'In No Great Hurry', a documentary on photographer and painter Saul Leiter, enjoys a short run at London's ICA at the end of June.
If the title of In No Great Hurry acknowledges its subject's belated artistic recognition (or deliberate drift into relative obscurity), its subtitle - 13 Lessons In Life with Saul Leiter - recalls the equally arbitrary heading of Errol Morris's The Fog of War: Eleven Lessons from the Life of Robert S. McNamara (2003). Presumably, the reference is intended to be self-effacing, because while the latter film had at its centre a forthright former US Defence Secretary, Leach has the challenge of hanging out with someone who gives the impression at least that he'd prefer to be left alone. As such, on the privacy scale, Leiter (born 1923) might sit somewhere between fellow Manhattanites JD Salinger, the famously reclusive subject of a new documentary by Shane Salerno, and the late Ben Gazzara, the focus of Joseph Rezwin's Gazzara (2012), which I saw (and reviewed) at IndieLisboa last month.
But for brief contributions from art historian Max Kozloff and Leiter's assistant Margit Erb (who is also Leach's co-producer here) - In No Great Hurry is like Rezwin's film limited to interviews with its subject, whose palpable doubts regarding the conventions of traditional biography come eventually to inform the film itself. There's very little here in the way of historical context, for instance, and the assumption of some prior knowledge might contradict the filmmaker's ongoing intention to celebrate this "hidden away" artist. If the way in which Leiter adjusts his hat and scarf indoors (as if he were enduring a wintry draft) suggests some level of discomfort with being in the spotlight, at many other points you can almost see his brain catching up with his mouth, as if he is aware of and embarrassed by the inherent romance of speaking on one's own life.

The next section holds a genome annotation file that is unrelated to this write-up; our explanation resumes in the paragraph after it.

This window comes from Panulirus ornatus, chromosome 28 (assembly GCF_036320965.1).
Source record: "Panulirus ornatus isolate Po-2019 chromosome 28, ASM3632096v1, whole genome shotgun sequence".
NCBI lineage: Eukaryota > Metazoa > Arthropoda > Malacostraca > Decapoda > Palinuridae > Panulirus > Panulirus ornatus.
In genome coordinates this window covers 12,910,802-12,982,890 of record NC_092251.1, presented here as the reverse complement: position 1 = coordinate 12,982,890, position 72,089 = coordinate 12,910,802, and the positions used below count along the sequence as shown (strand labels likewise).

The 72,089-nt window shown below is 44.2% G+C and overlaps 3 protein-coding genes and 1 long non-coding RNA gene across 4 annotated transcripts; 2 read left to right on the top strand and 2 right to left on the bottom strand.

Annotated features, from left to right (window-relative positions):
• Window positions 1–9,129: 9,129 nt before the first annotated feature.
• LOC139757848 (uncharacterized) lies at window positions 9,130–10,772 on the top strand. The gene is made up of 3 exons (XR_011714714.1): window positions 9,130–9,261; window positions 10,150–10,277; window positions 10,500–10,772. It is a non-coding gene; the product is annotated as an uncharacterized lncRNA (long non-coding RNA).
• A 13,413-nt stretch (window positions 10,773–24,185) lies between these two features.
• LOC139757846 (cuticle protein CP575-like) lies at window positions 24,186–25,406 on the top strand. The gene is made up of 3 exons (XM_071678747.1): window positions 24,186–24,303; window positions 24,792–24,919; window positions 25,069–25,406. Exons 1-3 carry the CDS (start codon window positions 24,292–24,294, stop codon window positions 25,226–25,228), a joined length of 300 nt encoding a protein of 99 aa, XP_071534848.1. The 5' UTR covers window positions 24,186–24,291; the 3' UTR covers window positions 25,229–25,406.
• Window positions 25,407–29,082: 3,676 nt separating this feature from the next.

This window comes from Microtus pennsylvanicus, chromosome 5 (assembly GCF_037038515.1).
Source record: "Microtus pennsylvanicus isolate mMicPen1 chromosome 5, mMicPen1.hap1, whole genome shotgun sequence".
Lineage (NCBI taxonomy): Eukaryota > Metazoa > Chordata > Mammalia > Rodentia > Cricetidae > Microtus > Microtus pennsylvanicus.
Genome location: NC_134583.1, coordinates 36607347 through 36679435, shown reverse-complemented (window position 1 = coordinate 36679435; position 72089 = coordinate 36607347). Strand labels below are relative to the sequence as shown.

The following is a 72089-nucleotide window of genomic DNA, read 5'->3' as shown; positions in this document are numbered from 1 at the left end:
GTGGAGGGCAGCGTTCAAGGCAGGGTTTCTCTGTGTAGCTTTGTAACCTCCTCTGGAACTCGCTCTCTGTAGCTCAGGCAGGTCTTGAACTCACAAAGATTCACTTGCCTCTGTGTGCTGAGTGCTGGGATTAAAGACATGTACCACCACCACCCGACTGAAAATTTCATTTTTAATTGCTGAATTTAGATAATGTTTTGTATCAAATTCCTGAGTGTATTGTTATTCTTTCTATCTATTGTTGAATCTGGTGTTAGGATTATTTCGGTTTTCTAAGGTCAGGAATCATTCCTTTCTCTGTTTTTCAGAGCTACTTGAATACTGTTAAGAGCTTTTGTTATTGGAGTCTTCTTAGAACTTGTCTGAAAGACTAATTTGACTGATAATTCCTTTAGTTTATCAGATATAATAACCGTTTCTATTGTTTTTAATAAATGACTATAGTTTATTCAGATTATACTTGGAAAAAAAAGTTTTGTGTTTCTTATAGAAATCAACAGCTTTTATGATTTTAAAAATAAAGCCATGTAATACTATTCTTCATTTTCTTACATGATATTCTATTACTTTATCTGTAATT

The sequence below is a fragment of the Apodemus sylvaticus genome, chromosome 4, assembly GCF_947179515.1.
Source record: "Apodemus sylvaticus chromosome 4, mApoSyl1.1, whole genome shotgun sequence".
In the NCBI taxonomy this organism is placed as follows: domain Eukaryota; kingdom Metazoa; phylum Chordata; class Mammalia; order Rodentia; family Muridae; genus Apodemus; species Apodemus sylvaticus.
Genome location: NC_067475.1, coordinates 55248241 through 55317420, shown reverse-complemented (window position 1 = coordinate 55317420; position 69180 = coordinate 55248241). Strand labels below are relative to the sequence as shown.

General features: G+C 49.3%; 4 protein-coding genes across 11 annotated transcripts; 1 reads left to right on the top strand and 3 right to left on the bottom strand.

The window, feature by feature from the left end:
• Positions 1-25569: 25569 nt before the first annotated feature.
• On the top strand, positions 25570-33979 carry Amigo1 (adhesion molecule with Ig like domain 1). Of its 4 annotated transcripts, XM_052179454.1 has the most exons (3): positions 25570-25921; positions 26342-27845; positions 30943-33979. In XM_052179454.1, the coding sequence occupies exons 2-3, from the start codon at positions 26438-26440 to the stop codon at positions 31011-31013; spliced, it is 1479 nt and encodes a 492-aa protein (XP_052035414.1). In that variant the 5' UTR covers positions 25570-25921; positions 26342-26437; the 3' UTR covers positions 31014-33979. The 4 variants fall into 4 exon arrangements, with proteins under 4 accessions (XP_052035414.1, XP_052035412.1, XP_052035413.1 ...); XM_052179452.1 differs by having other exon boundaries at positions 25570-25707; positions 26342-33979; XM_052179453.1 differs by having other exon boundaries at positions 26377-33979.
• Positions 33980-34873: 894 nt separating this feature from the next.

Indeed, self-deprecation is Leiter's go-to defence mechanism against anything resembling sentiment: when clearing the junk and souvenirs he has amassed in his own apartment over the years, he interrupts his own recollections of long-time lover Soames Bantry (who died in 2002) with a false confession to her death ("everything is my fault," he says, beginning to laugh). Nostalgia seeps through this hardened front elsewhere: "And it tears your heart out if you know what I mean - if you have a heart - if you don't have a heart you're very lucky." What are we to make of such comments? Merely, that an artist isn't necessarily the best authority on their own work.
Since Leiter would obviously prefer his work to speak for itself, the inclusion of some of his stills (and briefer glimpses of his paintings) is fitting and effective. His colour work, especially that from the 1950s, belies its age, and ought to outlive the casual horrors of our Instagram Era. Indeed, photographs such as Through Boards (1957), Chinatown (1958), Harlem (1960) and Red Umbrella (1967) are beautiful works in themselves, even before one considers their socio-historical importance. Leach, meanwhile, whose first feature-length documentary this is, demonstrates his own knack for composition and colour, especially in those evocative interludes in which he documents New York City, accompanied by a score from Mark Rustemier that is at once celebratory and mournful.